Of course, there are new ventures that have more comprehensive horizons in terms of time and space, such as Hans Küng’s Global Ethic Foundation; ecumenical movements dedicated to justice, peace and the integrity of creation; local initiatives such as the Network of Earthkeeping Christian Communities in South Africa, the journal Sojourners, authors such as Teilhard de Jardin, John Cobb, Jürgen Moltmann, Rosemary Radford Ruether, Sally McFague (1997) and many others. What is needed is that such initiatives become sufficiently persuasive, coordinated and applicable to trigger a ground swell of awareness and reach a critical mass in society.

All this must be based on sound scientific research, realistic assessments of current social realities, and foundational theological reflections. Let me close this essay with a few pointers towards the latter. The reader should remember, however, that this essay was meant to draw attention to the neglected context of theology in our times, rather than to show how theology should respond to this context. To do justice to this task would necessitate another article, to say the least. I have proposed detailed theological approaches to this cluster of problems in other publications and do not have to repeat them here (Nürnberger 1988:287–319; 1998:223–241; 1999:156–185, 227–266; 2007a:25–87; 2007b:56–152–159, 234–242; 2011:47–56, 203–270). In what follows, I simply highlight a few starting points for the development of such a theology.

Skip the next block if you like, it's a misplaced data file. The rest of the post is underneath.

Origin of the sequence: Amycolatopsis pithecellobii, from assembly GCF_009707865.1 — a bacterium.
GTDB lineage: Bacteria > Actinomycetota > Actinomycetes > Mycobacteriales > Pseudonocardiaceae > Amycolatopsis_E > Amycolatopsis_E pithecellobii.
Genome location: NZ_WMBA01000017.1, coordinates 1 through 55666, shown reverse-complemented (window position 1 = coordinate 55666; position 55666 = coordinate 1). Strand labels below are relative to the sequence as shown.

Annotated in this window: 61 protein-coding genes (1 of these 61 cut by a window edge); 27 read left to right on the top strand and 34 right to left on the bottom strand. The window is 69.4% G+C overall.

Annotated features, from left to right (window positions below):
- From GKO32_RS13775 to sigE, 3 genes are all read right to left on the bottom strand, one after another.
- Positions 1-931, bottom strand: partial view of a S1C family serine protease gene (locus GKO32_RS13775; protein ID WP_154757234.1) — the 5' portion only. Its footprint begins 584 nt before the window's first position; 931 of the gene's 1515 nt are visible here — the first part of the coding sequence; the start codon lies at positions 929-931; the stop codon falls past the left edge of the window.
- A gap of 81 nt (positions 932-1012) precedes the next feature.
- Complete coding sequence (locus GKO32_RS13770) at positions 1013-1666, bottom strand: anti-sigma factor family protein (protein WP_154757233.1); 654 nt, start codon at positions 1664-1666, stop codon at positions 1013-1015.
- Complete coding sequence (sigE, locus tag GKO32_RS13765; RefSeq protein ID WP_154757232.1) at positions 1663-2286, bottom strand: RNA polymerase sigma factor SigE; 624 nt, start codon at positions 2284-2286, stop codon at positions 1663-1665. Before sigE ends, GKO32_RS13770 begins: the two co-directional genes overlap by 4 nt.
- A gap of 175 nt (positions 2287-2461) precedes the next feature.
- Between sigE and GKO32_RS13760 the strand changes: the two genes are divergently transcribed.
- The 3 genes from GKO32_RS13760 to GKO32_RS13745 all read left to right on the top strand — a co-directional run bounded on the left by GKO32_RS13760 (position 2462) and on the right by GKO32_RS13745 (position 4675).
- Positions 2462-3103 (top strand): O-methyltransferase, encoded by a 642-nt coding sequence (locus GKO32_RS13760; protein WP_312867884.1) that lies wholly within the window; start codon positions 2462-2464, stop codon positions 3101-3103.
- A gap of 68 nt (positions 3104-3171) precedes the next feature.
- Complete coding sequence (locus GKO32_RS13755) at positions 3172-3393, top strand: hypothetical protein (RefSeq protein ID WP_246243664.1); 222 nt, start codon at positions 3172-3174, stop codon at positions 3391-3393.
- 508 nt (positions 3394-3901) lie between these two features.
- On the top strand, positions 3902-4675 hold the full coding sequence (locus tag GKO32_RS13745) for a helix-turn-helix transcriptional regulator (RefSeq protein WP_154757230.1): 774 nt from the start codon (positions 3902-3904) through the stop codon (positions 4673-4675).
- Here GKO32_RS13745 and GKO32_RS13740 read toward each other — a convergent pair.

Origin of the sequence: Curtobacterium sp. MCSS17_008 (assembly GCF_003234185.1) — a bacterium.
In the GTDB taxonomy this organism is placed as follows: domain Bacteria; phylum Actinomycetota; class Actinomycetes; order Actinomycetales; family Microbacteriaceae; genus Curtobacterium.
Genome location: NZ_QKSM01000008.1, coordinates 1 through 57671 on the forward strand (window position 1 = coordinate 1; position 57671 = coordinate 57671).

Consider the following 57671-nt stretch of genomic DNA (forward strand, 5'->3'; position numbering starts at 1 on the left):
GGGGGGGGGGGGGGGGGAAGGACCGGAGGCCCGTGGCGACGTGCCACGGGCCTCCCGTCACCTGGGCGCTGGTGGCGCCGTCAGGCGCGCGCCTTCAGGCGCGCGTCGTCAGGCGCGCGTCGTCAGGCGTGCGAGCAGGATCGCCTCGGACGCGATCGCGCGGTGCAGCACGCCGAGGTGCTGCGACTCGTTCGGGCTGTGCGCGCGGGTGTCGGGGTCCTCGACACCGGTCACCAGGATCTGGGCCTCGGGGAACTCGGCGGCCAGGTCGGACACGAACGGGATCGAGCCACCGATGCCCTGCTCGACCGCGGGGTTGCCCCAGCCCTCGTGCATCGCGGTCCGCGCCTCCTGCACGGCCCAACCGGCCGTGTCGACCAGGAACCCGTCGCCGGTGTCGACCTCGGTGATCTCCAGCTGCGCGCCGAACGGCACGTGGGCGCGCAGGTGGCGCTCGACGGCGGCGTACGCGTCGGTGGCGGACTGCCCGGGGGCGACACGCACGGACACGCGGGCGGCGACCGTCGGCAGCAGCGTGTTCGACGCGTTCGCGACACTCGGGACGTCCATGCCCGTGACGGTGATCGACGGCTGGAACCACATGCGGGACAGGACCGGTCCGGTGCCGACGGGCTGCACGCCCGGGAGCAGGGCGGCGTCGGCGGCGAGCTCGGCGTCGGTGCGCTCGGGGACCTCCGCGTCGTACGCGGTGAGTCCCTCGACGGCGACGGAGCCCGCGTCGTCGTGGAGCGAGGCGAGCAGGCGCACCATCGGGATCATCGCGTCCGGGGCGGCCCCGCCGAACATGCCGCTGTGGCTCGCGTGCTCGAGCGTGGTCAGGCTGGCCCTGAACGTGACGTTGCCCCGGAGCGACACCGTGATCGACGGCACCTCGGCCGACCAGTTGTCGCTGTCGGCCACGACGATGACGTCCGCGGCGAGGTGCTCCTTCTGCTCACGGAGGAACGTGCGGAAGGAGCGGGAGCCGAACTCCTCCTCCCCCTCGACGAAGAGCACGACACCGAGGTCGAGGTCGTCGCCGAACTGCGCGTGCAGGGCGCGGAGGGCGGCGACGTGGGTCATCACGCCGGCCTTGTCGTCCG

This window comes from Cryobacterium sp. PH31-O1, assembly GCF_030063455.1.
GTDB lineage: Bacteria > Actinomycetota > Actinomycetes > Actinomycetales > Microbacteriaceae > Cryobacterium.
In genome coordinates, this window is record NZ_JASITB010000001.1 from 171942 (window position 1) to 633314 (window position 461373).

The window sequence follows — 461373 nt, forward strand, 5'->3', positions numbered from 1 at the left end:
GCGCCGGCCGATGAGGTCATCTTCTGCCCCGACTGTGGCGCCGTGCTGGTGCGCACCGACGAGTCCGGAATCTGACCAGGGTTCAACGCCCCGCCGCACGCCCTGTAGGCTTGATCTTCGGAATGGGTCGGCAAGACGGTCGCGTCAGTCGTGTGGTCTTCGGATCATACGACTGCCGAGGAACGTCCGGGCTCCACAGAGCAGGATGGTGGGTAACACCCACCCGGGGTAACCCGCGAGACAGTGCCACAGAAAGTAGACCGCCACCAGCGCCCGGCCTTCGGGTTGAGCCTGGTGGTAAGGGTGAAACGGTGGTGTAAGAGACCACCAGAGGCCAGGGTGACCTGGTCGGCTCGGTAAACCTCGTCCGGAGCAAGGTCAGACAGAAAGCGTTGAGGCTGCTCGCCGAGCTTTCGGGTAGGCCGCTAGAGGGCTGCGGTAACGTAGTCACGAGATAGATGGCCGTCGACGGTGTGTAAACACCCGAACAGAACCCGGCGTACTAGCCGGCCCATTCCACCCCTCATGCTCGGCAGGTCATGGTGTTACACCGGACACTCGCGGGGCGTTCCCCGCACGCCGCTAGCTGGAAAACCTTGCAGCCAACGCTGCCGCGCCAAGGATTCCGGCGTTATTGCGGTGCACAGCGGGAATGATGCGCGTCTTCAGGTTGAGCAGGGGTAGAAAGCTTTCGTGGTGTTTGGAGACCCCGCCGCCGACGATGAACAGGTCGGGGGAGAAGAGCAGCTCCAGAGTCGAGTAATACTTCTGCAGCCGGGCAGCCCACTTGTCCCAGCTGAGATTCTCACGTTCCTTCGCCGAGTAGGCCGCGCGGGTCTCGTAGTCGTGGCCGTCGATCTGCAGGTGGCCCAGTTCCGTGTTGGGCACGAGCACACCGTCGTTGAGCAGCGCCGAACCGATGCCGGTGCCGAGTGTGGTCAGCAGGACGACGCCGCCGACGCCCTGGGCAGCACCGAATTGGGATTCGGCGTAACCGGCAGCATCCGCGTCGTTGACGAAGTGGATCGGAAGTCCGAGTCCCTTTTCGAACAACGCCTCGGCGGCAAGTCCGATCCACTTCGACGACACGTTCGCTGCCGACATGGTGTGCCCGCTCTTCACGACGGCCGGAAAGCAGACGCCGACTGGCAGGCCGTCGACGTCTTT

The redemptive message of the Christian faith

Firstly, to regain its credibility, relevance and effectiveness as an expression of God’s creative and redemptive project, the Christian faith must rediscover its fundamental assumptions and reconceptualise them in response to contemporary needs and in terms of current insight. Throughout biblical history, the ‘Word of God’ was God’s creative and redemptive response to changing human needs, predicaments, depravations and worldviews. We have to do for our times what the biblical authors did for theirs.

The attempt to apply some ‘orthodox’ formulations of the past, such as the doctrine of the ‘Trinity’ or the ‘kingdom of God’, on the current situation will not suffice. How can we proclaim, for instance, that an eschatological ‘kingdom’ will come with power and bring about a dispensation void of depravity, scarcity, suffering, and death, when we know that reality cannot exist and function without the entropic process, that life presupposes the death of other life, or that social structures and processes tend to overwhelm individual means and motivations? We must realise that these formulations are metaphors and visions expressing what ought to become, rather than predictions of what will become.